Q. What were the specs on the M-110 and the M-107?
A. There were different models and
there are several websites that have specs on the M-107 and M-110 but
generally, it weighed approximately 31.2 tons and had a top speed of 34mph.
It had a cruising range of 325 miles and was powered by diesel fuel (1.3
mpg) with a capacity of 300 gallons. Its length was 35.3 ft. and its height
was 10.3ft. Some Battery mechanics removed governors and made other
modifications strictly not in the books to boost speed.
Q. How many men were in a gun section?
A. Although the specs called for 13
• Gunner on gun mount left
• Gunner on gun mount right
• Two loaders on gun mount right
• Driver in hull left front
• 8 in support vehicle
there usually would be as many 7 men (a Section Chief, Gunner, Ass't Gunner,
Driver, three or four ammo humpers) or as few as 4 (a gunner, asst gunner,
powder and projo humpers).
Q. How many were inside the gun when it
A. There is only room inside for
Q. How long did it take to set up after a
A. Set up could be 20 minutes for a
hip shoot (A hip shoot is when they stop at the first clear area to set up
their guns; fire off one round to check aim and make corrections; then the
entire battery fires off rounds. The battery then quickly packs up and
continues on to their scheduled position) after finding battery center and
using an aiming post. For a more permanent firebase set up, it could be a
few hours preparing a parapet with a berm to dig in the hydraulic spade.
Some parapets had wood timbers for the tracks to rest on while using the
berm to back up into. The Seabees built parapets at Gia Le for the 83rd upon
moving north to Camp Eagle from down south.
Q. What was the range of the 8-inch
A. The range varied from 16,800 meters
(10.5 miles) to 30,000 meters (18.6 miles) when equipped with a
rocket-assisted projectile. The 8-inch was the most accurate in the Army
inventory. The M-110 was invented by a mistake with the wrong dimensions put
in the lands and grooves of the 8-inch tube. It worked so well during the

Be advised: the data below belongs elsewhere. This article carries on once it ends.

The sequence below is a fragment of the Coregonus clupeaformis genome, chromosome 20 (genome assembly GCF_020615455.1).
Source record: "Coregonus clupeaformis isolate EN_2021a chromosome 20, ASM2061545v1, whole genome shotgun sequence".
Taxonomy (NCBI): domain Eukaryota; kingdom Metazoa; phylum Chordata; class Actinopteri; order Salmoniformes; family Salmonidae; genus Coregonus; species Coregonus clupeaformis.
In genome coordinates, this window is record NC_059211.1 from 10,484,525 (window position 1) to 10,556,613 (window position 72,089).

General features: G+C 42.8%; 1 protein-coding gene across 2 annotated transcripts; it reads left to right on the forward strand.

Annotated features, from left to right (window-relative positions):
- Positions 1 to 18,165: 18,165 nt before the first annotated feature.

test that a round could be dropped in a 55-gallon drum 12 miles away after
the third shot and adjustment.
Q. What was the range of the M-107 175-mm
A. The M-107's combat experience with
the US military was almost entirely limited to the Vietnam War. There it
proved its effectiveness by having one of the longest ranges of any fielded
mobile artillery piece in the Cold war, able to launch a 147 lb (67 kg)
projectile out to 21 miles (33 km). This range advantage, along with the
ability to rapidly move from its last position, made it an effective weapon
for destroying enemy Command, Control, and Communications, and supply trains
behind the enemy lines while evading counter-battery fire against even the
longest-range Soviet counterparts, as was proven at Khe Sanh.
In service in RVN, the 175-mm SP gun was distinguished both by its long
range and by its inaccuracy at longer range. The gun was assigned to Corps
artillery units and a number of M-107/M-110 composite units were formed,
allowing the option of responding with the longer range M-107 or the more
accurate M-110. The tube on the M-107 required changing after approximately
300-400 rounds although later in the Vietnam war, new tubes with longer
lives were introduced.
Q. What was the rate of fire?
A. The M-110's rate of fire is 3
rounds per minute when at maximum, and 1 round per 2 minutes with sustained
fire and the M-107's rate of fire is 1 round per minute when at maximum, and
1 round per 2 minutes with sustained fire.
Q. What was the Time of Flight (TOF) for a
175-mm and an 8-inch projectile at maximum range?
A. Time of flight (TOF) is the
duration in which a projectile travels through the air from firing time to
denotation. TOF was influenced by many factors such as the angle of fire
(high or low), projectile weight (3, 4, or 5 square), and the charge used.
Other influencing factors included air temperature, wind speed, wind
direction, and air density. The rotation of the earth also influenced a
projectile in flight to some extent. The charge, projectile weight, powder
temperature, and tube wear influenced the velocity of the round as it left
the tube. A higher velocity meant a shorter TOF; conversely, a lower
velocity meant a longer TOF.
Q. What type of Ammo was used for the
A. Ammunition for the 8-inch included
High Explosive (HE), Controlled Fragmentation (COFRAM) and nuclear
projectiles. The COFRAM round (sometimes called firecracker or grenade
round) contained 108 bomblets that would be ejected by a Time Fuze which
would cause the bomblets to be ejected and spread and explode over a large
area in "bouncing-betty" fashion almost simultaneously. This round was very
effective against large groups of personnel.
High Explosive (HE) rounds could be fused with fuses Quick (commonly called
PD for Point Detonating and could be set to delay), Time (mechanical time)